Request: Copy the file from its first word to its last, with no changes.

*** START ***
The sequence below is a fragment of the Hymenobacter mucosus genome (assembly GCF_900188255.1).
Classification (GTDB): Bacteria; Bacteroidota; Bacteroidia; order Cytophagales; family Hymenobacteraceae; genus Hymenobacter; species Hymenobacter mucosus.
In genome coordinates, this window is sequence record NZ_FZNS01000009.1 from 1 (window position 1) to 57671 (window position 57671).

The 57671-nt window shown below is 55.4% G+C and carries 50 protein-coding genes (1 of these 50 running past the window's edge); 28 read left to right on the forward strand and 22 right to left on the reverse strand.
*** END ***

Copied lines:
The sequence below is a fragment of the Hymenobacter mucosus genome (assembly GCF_900188255.1).
Classification (GTDB): Bacteria; Bacteroidota; Bacteroidia; order Cytophagales; family Hymenobacteraceae; genus Hymenobacter; species Hymenobacter mucosus.
In genome coordinates, this window is sequence record NZ_FZNS01000009.1 from 1 (window position 1) to 57671 (window position 57671).

The 57671-nt window shown below is 55.4% G+C and carries 50 protein-coding genes (1 of these 50 running past the window's edge); 28 read left to right on the forward strand and 22 right to left on the reverse strand.